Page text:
But God does not want human beings to be without Him in the world. That’s why our Lord says in our text, “When the Helper comes…He will bear witness about Me. And you will also bear witness.” Jesus sends the Holy Spirit on His Church so that together they may bear witness to Jesus, which means that the Church and the Spirit bear witness together to the world that the true and living God is reconciled to sinners, is for them.
The Holy Spirit bears witness to Jesus that in Him and Him alone God makes Himself known. He makes Himself known as the Holy and righteous God who demands that we be not merely reasonably good, as humans measure things, but that we be righteous in thought and feeling, in word and deed. He is the same God we see in the Old Testament who gave the Ten Commandments, who spoke to the patriarchs and said, “Walk before me and be blameless.” (Gen. 17) But this righteous God has drawn near to us in Jesus, the Son of Mary. He has not come near to condemn and destroy us for our sins, but to redeem us, to justify us. He has come to live a righteous, obedient, and perfect life as one of us under God’s law. And He came and offered that righteous and perfect life as a sacrifice to cover our sins so that we would be regarded as righteous before God through faith in Him alone. This is the witness the Holy Spirit bears about God. The true and righteous God is the Father who willingly gave His only Son to be the sacrifice that redeems us from sin, death, and hell. Though we are sinful and can’t make ourselves clean in the sight of God, the true God has made us clean in His sight by the suffering and death of His Son.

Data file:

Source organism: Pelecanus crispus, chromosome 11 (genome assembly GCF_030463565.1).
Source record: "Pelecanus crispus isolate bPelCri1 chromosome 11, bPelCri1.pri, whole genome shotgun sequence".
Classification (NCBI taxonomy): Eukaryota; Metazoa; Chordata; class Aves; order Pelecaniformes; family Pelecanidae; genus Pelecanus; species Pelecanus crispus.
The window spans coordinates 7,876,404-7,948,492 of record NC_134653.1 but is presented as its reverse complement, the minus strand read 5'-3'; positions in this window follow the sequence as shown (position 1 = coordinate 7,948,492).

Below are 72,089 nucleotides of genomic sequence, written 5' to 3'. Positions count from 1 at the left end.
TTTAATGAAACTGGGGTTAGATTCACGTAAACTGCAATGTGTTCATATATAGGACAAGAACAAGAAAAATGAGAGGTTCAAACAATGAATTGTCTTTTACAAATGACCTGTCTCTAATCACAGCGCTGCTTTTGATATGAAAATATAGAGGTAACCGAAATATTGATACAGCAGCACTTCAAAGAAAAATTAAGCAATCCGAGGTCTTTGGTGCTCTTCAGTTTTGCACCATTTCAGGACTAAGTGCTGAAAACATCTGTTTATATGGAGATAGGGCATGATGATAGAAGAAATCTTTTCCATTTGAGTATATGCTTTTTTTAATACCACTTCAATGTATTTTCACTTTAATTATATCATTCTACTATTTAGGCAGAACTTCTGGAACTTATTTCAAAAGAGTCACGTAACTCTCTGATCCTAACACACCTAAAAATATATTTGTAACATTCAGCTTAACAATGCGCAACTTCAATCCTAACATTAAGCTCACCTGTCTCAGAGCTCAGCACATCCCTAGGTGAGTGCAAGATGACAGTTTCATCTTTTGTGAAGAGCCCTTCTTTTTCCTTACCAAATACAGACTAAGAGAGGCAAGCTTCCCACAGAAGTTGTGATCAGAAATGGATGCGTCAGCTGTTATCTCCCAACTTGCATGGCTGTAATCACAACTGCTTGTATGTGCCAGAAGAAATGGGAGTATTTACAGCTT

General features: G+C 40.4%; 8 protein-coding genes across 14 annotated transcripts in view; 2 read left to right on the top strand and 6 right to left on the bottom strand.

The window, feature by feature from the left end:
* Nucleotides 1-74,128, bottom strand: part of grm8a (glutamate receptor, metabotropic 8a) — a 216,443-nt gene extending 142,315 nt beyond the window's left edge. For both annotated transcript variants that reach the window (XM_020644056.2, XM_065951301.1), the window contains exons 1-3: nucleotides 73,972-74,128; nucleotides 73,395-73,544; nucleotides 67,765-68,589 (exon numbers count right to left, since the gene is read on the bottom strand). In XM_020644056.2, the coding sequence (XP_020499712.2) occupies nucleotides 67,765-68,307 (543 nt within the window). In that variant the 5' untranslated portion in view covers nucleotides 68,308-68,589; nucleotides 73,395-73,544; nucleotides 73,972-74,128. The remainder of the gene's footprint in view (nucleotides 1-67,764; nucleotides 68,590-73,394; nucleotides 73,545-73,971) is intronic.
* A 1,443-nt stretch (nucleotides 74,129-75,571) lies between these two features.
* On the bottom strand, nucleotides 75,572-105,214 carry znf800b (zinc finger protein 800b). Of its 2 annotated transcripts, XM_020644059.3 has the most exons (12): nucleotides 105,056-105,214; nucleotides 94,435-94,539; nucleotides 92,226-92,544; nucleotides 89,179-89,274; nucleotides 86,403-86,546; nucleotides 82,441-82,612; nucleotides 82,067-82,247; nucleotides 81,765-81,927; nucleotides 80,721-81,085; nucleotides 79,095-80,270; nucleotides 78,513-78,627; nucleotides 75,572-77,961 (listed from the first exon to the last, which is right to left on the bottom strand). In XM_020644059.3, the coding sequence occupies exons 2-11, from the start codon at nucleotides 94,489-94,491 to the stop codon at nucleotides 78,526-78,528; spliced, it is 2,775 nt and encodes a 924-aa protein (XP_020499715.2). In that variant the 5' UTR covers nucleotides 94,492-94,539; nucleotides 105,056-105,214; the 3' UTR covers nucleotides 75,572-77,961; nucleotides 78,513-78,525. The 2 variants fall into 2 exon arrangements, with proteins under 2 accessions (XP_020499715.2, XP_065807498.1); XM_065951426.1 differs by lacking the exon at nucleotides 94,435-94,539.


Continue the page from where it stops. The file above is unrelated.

This is the witness the Holy Spirit bears about Jesus Christ and God the Father. He has been bearing this witness in the world since He was poured out on the apostles at Pentecost. And since then the Church has also been bearing witness to Jesus. She bears witness by preaching His death and resurrection in the whole world. Preachers have proclaimed Christ’s death for our sins and His resurrection from pulpits. Missionaries have gone with this message into pagan lands to turn people from the worship of false gods. Christian parents have brought their children to be baptized and then taught them the Ten Commandments, the Apostles’ Creed, and the Lord’s Prayer. Christians have carried out their callings in the world, serving their neighbors in love and looking for opportunities to proclaim salvation through the death and resurrection of Jesus. In all these ways and more the Holy Spirit bears witness and the Church bears witness to Jesus.